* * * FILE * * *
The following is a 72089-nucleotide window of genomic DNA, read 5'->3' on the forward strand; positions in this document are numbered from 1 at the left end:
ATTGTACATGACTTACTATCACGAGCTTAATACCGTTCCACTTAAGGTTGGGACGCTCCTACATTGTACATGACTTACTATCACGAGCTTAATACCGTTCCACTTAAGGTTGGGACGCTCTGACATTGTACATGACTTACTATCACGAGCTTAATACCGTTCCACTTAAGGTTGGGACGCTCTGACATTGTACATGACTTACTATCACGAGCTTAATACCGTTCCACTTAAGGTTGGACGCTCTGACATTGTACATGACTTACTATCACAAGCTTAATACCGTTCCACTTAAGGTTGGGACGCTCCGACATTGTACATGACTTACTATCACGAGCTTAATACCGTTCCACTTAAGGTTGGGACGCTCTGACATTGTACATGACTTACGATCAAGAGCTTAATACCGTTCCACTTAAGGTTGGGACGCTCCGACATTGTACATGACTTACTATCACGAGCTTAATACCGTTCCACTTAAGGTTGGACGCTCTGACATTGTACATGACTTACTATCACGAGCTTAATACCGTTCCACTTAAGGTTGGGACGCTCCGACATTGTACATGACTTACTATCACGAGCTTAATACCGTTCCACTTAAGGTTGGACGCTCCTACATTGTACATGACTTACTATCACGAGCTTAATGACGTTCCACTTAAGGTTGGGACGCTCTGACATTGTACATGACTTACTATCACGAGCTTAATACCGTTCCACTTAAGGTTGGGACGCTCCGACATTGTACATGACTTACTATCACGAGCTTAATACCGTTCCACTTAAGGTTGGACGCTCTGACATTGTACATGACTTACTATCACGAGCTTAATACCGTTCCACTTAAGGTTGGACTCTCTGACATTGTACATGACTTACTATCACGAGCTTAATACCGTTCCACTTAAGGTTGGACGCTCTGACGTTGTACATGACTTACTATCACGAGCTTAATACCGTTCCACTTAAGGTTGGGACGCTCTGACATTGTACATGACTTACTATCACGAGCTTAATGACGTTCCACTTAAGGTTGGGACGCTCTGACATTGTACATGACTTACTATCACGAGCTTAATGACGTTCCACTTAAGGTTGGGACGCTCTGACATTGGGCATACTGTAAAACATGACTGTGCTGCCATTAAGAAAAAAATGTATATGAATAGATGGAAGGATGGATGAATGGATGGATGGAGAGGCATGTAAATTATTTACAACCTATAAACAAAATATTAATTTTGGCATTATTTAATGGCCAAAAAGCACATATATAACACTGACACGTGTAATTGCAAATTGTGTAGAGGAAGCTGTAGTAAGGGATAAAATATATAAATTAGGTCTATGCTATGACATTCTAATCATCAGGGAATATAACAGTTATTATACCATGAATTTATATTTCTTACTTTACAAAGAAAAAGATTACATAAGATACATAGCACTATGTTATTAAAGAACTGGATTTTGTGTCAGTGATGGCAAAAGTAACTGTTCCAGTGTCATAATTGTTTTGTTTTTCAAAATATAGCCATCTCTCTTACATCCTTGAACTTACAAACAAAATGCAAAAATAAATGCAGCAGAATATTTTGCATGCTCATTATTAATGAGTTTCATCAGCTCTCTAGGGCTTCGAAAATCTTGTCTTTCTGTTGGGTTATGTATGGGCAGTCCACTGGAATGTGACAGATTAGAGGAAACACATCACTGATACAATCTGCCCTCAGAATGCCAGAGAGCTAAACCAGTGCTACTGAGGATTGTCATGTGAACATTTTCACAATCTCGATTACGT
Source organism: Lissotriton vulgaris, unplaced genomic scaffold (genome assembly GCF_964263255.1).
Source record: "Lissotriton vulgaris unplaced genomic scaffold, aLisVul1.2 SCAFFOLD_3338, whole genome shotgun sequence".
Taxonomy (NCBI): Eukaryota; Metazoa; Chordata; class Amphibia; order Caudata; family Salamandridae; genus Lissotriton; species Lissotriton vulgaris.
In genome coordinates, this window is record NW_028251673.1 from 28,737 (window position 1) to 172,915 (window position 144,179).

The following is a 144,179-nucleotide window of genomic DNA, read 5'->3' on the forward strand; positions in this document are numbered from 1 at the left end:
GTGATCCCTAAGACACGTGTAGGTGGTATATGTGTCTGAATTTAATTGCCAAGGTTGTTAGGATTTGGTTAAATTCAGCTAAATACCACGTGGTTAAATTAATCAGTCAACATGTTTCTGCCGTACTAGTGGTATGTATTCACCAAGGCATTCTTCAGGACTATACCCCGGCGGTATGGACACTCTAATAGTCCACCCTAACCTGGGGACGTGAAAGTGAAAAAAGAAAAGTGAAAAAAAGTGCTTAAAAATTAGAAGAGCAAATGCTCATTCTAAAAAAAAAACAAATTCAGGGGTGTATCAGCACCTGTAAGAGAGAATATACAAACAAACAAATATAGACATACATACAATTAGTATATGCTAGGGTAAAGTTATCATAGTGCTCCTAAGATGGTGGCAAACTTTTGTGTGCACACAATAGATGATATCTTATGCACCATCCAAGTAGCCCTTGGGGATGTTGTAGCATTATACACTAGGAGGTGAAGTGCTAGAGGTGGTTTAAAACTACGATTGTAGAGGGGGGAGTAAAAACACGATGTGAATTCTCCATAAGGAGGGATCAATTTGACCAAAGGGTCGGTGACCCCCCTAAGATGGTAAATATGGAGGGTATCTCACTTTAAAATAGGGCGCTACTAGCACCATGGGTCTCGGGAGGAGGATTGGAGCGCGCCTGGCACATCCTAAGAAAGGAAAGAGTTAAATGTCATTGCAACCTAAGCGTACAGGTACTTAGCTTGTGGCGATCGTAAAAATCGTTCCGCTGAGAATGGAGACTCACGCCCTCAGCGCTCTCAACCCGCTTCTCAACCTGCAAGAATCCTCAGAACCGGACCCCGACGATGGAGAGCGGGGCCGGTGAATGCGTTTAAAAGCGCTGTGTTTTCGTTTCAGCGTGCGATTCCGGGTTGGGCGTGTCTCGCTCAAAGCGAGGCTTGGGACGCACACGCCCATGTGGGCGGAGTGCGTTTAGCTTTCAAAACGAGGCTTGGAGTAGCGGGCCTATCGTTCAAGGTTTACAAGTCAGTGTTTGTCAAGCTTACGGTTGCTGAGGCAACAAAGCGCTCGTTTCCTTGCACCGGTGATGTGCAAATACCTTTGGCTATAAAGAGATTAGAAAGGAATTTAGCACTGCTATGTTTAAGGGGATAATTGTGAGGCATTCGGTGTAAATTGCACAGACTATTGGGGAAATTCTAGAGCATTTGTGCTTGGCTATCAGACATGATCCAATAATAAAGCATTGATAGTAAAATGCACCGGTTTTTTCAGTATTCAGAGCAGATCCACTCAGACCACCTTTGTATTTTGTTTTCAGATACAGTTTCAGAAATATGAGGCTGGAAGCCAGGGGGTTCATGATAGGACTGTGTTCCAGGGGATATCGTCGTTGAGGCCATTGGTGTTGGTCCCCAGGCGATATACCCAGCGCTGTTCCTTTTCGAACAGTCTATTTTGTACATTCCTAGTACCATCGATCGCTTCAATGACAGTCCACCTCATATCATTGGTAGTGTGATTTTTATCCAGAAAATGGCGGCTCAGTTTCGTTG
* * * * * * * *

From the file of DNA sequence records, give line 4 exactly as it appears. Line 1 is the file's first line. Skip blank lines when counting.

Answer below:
Source record: "Lissotriton vulgaris unplaced genomic scaffold, aLisVul1.2 SCAFFOLD_3338, whole genome shotgun sequence".